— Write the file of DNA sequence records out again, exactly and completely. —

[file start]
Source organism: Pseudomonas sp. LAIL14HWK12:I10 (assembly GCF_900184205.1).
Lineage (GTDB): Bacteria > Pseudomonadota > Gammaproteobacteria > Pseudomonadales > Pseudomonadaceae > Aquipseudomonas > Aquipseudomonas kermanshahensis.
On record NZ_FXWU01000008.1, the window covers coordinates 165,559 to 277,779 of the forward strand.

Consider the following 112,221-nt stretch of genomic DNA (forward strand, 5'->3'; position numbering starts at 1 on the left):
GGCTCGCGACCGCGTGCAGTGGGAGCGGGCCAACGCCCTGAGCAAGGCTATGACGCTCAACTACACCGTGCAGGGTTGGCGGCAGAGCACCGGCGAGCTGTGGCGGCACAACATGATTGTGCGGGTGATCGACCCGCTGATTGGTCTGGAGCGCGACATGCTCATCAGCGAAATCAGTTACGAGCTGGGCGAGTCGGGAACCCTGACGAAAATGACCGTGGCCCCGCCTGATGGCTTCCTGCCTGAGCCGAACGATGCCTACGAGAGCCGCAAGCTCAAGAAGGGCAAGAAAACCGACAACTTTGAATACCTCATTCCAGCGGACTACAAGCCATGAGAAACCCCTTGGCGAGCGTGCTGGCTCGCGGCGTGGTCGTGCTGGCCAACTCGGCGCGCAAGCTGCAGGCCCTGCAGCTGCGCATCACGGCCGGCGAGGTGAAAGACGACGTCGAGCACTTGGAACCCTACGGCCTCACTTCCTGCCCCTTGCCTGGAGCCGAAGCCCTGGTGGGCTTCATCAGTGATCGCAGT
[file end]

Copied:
Source organism: Pseudomonas sp. LAIL14HWK12:I10 (assembly GCF_900184205.1).
Lineage (GTDB): Bacteria > Pseudomonadota > Gammaproteobacteria > Pseudomonadales > Pseudomonadaceae > Aquipseudomonas > Aquipseudomonas kermanshahensis.
On record NZ_FXWU01000008.1, the window covers coordinates 165,559 to 277,779 of the forward strand.

Consider the following 112,221-nt stretch of genomic DNA (forward strand, 5'->3'; position numbering starts at 1 on the left):
GGCTCGCGACCGCGTGCAGTGGGAGCGGGCCAACGCCCTGAGCAAGGCTATGACGCTCAACTACACCGTGCAGGGTTGGCGGCAGAGCACCGGCGAGCTGTGGCGGCACAACATGATTGTGCGGGTGATCGACCCGCTGATTGGTCTGGAGCGCGACATGCTCATCAGCGAAATCAGTTACGAGCTGGGCGAGTCGGGAACCCTGACGAAAATGACCGTGGCCCCGCCTGATGGCTTCCTGCCTGAGCCGAACGATGCCTACGAGAGCCGCAAGCTCAAGAAGGGCAAGAAAACCGACAACTTTGAATACCTCATTCCAGCGGACTACAAGCCATGAGAAACCCCTTGGCGAGCGTGCTGGCTCGCGGCGTGGTCGTGCTGGCCAACTCGGCGCGCAAGCTGCAGGCCCTGCAGCTGCGCATCACGGCCGGCGAGGTGAAAGACGACGTCGAGCACTTGGAACCCTACGGCCTCACTTCCTGCCCCTTGCCTGGAGCCGAAGCCCTGGTGGGCTTCATCAGTGATCGCAGT